In a case relating to methods for genotyping a canine breed, the US Court of Appeals for the Federal Circuit upheld a district court’s judgment as a matter of law that the asserted claims were not subject matter eligible under 35 USC § 101. Genetic Veterinary Sciences, Inc. v. LABOKLIN GmbH & Co., KG, Case No. 18-2056, (Fed. Cir. Aug. 9, 2019) (Wallach, J).
The claims at issue relate to in vitro methods for genotyping Labrador retrievers in order to discover whether the dog might be a genetic carrier of HNPK, a disease that causes crusts and fissures to appear on a dog’s nose. The disorder is a recessive condition, meaning that a puppy only develops the symptoms of disease if it receives a mutated HNPK gene from both parents. The genetic test disclosed in the patent would allow dog breeders to test Labrador retrievers to determine if they are carrying a mutated HNPK gene.
The Federal Circuit analyzed asserted claims under the Supreme Court’s Alice/Mayo framework, which states that a patent claim falls outside § 101 where (1) it is directed to a patent-ineligible concept, i.e., a law of nature, natural phenomenon or abstract idea, and (2), if so, the particular elements of the claim, considered both individually and as an ordered combination, do not add enough to transform the nature of the claim into a patent-eligible application.
Claim 1 of the patent recited an in vitro method for genotyping a Labrador retriever comprising:
- Obtaining a biological sample from the Labrador retriever
- Genotyping a SUV39H2 gene encoding the polypeptide of SEQ ID NO: 1
- Detecting the presence of a replacement of a nucleotide T with a nucleotide G at position 972 of SEQ ID NO: 2
Claims 2 and 3 each depended from claim 1. Claim 2 specified particular genotyping methods that could be used, and claim 3 specified particular primer pairs to be used with the genotyping step.
Under step one of the Mayo/Alice framework, the Federal Circuit found that the claims were directed to a natural phenomenon. The Court acknowledged that the claim required three steps (obtaining a biological sample, genotyping a SUV39H2 gene and detecting the presence of a mutation in said gene), but concluded that taken as a whole, claim 1 is “directed to nothing more than ‘observing or identifying’ the natural phenomenon of a mutation in the SUV39H2 gene.”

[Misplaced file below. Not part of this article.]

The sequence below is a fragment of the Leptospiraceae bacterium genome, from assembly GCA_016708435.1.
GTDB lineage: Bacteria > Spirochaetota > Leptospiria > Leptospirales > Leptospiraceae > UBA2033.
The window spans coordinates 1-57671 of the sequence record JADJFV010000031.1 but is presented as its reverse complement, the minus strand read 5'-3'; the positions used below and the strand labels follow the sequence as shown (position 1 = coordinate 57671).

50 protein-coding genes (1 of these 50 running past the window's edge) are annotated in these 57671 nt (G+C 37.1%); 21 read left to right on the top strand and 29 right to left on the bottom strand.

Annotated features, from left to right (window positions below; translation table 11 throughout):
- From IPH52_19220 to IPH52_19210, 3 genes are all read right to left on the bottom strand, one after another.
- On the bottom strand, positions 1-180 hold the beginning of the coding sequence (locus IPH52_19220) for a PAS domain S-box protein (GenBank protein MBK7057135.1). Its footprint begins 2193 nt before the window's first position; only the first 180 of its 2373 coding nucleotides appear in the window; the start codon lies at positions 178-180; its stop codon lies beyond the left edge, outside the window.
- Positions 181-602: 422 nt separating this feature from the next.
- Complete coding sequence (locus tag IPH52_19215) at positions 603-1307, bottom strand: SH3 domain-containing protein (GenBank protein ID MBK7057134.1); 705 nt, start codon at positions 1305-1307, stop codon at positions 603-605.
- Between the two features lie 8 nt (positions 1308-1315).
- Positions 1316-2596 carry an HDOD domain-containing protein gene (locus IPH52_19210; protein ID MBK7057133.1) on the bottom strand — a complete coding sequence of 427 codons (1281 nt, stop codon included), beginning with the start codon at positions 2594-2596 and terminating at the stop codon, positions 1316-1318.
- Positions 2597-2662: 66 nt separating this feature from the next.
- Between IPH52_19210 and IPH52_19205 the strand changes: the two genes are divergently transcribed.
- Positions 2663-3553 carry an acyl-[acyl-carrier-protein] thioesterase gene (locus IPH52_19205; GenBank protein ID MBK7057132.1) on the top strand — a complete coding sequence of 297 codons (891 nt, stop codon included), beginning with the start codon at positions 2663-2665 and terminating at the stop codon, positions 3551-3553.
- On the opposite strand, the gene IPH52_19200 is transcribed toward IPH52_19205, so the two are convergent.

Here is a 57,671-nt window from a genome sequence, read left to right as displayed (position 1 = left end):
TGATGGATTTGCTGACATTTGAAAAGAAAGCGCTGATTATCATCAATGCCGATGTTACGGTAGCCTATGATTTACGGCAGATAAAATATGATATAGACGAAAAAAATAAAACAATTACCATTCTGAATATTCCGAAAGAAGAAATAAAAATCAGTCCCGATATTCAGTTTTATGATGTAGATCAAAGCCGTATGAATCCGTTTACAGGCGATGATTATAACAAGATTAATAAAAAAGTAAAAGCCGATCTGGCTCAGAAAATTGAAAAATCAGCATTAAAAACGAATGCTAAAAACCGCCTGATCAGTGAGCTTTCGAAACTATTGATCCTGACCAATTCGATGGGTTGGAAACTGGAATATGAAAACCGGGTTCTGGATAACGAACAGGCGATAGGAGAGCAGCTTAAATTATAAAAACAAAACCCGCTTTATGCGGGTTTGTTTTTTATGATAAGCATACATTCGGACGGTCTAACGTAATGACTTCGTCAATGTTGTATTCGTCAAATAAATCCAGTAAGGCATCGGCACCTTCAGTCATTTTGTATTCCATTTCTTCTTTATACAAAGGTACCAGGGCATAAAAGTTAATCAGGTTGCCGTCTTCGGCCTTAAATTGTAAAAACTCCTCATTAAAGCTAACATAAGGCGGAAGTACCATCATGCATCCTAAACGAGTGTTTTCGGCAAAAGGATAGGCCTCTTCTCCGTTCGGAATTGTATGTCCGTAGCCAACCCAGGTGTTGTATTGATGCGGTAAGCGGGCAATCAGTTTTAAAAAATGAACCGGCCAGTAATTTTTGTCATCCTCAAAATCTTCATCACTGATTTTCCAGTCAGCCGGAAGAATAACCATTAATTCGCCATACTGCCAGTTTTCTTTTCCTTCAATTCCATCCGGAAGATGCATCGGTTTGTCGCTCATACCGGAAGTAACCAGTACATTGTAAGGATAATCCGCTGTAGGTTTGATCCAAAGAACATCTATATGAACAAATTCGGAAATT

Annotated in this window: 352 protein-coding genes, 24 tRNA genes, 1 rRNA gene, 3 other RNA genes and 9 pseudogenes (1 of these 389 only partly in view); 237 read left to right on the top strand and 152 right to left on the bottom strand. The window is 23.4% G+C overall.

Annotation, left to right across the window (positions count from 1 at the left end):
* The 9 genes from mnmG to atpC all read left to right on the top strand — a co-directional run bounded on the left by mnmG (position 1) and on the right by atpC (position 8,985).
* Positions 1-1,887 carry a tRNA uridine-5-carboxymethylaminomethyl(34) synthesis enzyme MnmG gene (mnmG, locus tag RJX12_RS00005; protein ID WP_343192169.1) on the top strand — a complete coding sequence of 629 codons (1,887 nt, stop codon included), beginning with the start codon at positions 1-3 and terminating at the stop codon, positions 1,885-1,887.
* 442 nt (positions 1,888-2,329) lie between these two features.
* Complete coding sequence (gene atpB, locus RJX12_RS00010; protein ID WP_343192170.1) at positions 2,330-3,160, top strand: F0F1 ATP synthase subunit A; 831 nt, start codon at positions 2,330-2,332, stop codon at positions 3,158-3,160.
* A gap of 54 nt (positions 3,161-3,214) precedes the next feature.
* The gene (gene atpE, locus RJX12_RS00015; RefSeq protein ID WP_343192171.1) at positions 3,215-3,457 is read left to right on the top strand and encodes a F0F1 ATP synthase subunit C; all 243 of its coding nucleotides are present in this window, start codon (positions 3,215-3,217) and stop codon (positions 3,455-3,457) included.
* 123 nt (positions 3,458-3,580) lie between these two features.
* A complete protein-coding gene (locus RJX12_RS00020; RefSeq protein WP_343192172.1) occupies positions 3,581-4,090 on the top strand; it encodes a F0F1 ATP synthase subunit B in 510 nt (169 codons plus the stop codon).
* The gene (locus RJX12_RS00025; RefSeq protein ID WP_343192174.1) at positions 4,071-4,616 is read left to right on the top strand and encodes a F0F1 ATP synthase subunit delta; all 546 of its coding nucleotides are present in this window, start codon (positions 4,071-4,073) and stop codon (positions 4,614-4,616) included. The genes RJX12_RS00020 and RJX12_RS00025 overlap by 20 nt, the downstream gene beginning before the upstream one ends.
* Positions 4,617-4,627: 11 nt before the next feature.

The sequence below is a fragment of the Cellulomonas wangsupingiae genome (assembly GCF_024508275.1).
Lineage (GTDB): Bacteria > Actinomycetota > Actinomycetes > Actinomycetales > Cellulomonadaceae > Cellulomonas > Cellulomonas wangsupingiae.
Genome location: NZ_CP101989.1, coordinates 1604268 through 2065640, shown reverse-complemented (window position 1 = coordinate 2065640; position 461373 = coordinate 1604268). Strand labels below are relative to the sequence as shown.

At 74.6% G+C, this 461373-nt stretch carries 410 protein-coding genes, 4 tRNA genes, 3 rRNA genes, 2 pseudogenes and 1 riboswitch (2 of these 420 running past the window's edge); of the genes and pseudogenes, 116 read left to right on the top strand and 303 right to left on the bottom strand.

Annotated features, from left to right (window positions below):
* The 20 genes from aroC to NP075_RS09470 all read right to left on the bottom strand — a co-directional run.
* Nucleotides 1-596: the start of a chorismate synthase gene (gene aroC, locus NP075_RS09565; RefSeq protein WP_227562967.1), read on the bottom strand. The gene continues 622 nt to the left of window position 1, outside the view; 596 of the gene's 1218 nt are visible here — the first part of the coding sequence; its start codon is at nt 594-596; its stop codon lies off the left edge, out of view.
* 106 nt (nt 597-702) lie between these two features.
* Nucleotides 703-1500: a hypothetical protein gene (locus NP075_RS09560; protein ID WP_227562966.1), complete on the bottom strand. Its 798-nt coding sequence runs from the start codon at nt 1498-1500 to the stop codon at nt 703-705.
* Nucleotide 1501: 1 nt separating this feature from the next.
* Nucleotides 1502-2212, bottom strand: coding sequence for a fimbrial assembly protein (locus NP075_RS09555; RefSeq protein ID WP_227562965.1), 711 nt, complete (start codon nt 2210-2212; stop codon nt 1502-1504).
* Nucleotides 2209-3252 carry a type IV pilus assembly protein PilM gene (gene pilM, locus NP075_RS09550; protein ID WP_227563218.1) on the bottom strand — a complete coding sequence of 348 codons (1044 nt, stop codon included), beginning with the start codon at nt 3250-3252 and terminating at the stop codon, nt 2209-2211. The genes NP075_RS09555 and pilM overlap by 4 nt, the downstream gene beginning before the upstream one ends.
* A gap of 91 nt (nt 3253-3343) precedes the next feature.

Turning to step 2, the Federal Circuit concluded that the claims did not recite an inventive concept that transformed the observation of a natural phenomenon into a patentable invention. The Court relied on expert testimony that the genotyping methods recited were conventional or known laboratory techniques to observe the newly discovered mutation in the SUV39H2 at position 972.
The Federal Circuit also addressed Laboklin’s argument that the district court lacked personal and subject-matter jurisdiction over the patent owner and its exclusive licensor, the University of Bern, which is an instrumentality of the Swiss Confederation, because the University enjoyed sovereign immunity. The Court noted that under the Foreign Sovereign Immunities Act, “a foreign state is presumptively immune from the jurisdiction of United States courts” unless a specified exception applies. Absent an exception, a federal court lacks subject-matter jurisdiction over a claim against a foreign state. However, as the Court further noted, under 28 USC § 1605(a)(2), if a foreign state engages in “commercial activity . . . in the United States,” it operates under an exception to sovereign immunity. Citing Intel v. Commonwealth Sci. & Indus. Research Org. (Fed. Cir. 2006), the Court elaborated that the “acts of (1) obtaining a United States patent and then (2) enforcing its patent so it could reap the profits thereof—whether by threatening litigation or by proffering licenses to putative infringers” constituted commercial activity.
Practice Note: While this outcome is consistent with recent Federal Circuit treatment of diagnostic claims, the Court appears to be divided on the application of the Alice/Mayo framework to patent claims covering medical diagnostics. See, e.g., Athena Diagnostics, Inc. v. Mayo Collaborative Services, LLC (Fed Cir. July 3, 2019) (an 86-page order denying en banc rehearing with eight separate concurrences/dissents) (IP Update, Vol. 22, No. 2).